Home Invasion is a straight edge hardcore band from Chicago. They just released Enemy in May, give it a listen. Give them a follow as well.

Memento Mori played their last show. But keep on eye out for them for other projects they might be working on. Follow them here.

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DS Photo Gallery: Mercy Union “White Tiger” record release w/Lenny Lashley, Early Riser and Felons (Crossroads, Garwood NJ – 8/5/22)

If you read our review of Mercy Union‘s dynamite sophomore album, White Tiger, last week, it should probably come as no surprise that even though I live in Massachusetts and the official record release show occurred on a Friday in New Jersey, I was going to be there. And I was! My “forever-plus-one” and I […]

If you read our review of Mercy Union‘s dynamite sophomore album, White Tiger, last week, it should probably come as no surprise that even though I live in Massachusetts and the official record release show occurred on a Friday in New Jersey, I was going to be there. And I was! My “forever-plus-one” and I hopped in the car, dropped our teenager off at her grandparents’ house, and made our way to Crossroads in Garwood, NJ, a club that has become a sort of home-away-from-home for us the last half-dozen years or so. (Really, if you live in the greater NYC area, you should make it a point to go to Crossroads for dinner and a show. You won’t regret it.)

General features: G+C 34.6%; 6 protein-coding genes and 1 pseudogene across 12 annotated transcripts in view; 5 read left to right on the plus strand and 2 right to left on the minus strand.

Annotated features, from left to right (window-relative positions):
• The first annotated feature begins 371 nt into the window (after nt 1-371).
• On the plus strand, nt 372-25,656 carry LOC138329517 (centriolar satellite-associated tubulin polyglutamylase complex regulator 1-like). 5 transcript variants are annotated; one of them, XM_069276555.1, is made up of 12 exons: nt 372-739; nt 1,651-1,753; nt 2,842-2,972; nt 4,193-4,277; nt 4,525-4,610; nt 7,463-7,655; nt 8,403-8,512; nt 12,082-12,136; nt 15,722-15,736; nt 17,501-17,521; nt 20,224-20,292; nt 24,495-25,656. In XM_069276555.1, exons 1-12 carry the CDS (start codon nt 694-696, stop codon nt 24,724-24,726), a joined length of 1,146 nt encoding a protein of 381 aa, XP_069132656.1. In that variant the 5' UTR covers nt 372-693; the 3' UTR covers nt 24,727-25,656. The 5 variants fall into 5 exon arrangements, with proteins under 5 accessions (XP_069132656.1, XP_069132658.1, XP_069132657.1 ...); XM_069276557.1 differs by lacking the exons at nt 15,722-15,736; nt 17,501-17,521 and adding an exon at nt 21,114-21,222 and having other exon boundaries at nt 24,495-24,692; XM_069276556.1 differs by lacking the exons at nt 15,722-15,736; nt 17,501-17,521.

Felons were the first band out of the gate on this evening. Astute followers of the New Jersey music scene will no doubt remember Zak Ferentz from Ferentz and the Felons. The Hudson County street folker retooled his band during quarantine lockdown. Now known simply as Felons, the band still features Ferentz on acoustic guitar and vocals, but he’s backed by a bass player and, well, I don’t have nearly enough knowledge of electronic music to have even the foggiest idea to know what Plantcham was playing on stage right, but I know that it combined for a really cool and weird and interesting sound. Sort of acoustic folk punk meets drone synth with all sorts of samples in the mix. Ferentz at one point introduced a song as being “about doing too many psychadelics” and I’d say that sounds about right. Check the video for “Sheep’s Wool” here for a pretty accurate example.


Brooklyn’s Early Riser were next up, and I have to say, I’m really, really glad I finally got the chance to see them. For the uninitiated, it’s safe to say that Early Riser continue the evening’s theme of bands that are tough to confine to a specific genre box. The sound is centered around Kiri Oliver’s playful vocals and small body Martin acoustic with additional texture provided by Heidi Vanderlee on cello and Nicole Nussbaum on bass. Drums are handled by none other than Mikey Erg, and all members provide harmonies. It’s like posi folk punk power-pop and it inspired a random and unexpected dance break in the crowd!